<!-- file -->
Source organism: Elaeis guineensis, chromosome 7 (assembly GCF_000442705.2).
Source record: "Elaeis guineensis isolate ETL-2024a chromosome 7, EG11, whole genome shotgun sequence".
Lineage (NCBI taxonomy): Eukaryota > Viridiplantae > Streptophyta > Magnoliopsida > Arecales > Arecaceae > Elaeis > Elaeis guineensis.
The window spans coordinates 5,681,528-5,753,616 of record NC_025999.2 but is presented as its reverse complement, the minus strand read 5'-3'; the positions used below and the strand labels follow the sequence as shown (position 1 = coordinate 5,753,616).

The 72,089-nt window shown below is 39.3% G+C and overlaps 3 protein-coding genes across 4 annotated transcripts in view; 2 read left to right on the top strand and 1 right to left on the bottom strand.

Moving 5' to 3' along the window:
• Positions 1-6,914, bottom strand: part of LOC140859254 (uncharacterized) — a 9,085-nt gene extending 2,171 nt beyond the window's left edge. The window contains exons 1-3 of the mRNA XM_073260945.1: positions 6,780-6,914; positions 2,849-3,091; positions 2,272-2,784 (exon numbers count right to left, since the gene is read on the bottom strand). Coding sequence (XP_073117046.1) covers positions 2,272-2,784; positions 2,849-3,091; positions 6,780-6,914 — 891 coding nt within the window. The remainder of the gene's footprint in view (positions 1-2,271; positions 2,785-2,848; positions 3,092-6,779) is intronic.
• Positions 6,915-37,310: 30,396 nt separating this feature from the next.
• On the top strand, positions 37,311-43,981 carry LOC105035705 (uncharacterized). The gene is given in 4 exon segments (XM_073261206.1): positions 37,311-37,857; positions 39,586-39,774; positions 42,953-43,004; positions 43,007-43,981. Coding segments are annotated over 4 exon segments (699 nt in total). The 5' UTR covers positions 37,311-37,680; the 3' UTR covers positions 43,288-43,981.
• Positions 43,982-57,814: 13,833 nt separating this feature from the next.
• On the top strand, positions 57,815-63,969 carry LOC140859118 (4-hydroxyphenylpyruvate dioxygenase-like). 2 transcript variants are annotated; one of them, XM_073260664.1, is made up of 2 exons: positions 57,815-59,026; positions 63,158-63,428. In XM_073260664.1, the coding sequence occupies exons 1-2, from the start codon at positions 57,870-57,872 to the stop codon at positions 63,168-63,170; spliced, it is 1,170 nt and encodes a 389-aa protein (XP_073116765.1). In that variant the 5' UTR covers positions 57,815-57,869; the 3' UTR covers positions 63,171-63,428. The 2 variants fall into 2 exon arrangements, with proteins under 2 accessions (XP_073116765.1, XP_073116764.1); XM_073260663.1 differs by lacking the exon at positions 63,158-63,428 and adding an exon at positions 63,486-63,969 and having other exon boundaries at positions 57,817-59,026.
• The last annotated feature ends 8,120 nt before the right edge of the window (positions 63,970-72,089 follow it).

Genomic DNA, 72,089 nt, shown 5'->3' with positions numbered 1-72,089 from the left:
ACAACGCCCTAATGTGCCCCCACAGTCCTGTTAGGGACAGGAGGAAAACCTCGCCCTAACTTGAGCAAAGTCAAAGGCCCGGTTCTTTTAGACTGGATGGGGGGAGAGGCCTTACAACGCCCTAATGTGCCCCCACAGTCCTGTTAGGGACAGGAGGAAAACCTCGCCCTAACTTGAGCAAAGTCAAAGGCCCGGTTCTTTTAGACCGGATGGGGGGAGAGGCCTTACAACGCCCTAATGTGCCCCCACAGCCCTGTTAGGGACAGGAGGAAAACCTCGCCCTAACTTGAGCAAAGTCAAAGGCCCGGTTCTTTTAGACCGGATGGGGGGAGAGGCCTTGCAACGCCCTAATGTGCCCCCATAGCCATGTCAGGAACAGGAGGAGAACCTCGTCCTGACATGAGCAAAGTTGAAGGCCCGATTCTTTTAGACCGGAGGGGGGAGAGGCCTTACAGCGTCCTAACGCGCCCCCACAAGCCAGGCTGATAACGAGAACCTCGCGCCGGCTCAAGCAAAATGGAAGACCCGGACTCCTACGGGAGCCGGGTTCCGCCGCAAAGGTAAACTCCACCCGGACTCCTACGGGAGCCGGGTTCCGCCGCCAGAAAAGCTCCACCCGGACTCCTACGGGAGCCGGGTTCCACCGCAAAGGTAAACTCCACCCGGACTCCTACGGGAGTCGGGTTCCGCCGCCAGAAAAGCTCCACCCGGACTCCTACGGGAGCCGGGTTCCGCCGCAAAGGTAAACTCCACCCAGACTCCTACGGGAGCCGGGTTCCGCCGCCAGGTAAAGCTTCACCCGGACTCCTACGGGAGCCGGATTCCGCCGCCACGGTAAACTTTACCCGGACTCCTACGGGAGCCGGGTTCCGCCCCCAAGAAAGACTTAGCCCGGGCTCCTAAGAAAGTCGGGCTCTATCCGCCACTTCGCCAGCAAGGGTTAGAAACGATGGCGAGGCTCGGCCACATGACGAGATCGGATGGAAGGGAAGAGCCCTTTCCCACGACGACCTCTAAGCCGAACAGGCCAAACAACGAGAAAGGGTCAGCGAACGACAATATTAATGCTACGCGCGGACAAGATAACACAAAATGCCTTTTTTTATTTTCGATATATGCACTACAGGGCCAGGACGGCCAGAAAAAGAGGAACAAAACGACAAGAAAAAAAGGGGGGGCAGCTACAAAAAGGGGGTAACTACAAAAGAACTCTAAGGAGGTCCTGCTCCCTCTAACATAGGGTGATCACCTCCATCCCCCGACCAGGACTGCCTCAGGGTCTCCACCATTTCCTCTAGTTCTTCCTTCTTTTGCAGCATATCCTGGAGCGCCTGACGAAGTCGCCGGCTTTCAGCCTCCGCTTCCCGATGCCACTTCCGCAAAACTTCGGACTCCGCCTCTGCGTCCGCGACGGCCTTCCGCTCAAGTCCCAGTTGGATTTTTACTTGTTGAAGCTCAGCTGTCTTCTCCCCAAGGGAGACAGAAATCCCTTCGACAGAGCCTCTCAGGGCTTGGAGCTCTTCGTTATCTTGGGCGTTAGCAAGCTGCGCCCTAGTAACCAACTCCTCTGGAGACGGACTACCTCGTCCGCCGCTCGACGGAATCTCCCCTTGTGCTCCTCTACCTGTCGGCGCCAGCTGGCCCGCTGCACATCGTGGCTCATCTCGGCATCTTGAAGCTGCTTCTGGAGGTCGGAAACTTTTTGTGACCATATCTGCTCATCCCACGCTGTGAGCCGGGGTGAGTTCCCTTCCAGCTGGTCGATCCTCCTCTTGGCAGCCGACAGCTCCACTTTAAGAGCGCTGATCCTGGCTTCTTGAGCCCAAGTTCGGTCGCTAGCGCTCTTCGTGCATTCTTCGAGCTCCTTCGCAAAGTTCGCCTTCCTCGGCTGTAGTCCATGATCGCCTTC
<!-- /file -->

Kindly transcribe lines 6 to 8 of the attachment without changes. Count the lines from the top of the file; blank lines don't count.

Moving 5' to 3' along the window:
• Positions 1-6,914, bottom strand: part of LOC140859254 (uncharacterized) — a 9,085-nt gene extending 2,171 nt beyond the window's left edge. The window contains exons 1-3 of the mRNA XM_073260945.1: positions 6,780-6,914; positions 2,849-3,091; positions 2,272-2,784 (exon numbers count right to left, since the gene is read on the bottom strand). Coding sequence (XP_073117046.1) covers positions 2,272-2,784; positions 2,849-3,091; positions 6,780-6,914 — 891 coding nt within the window. The remainder of the gene's footprint in view (positions 1-2,271; positions 2,785-2,848; positions 3,092-6,779) is intronic.
• Positions 6,915-37,310: 30,396 nt separating this feature from the next.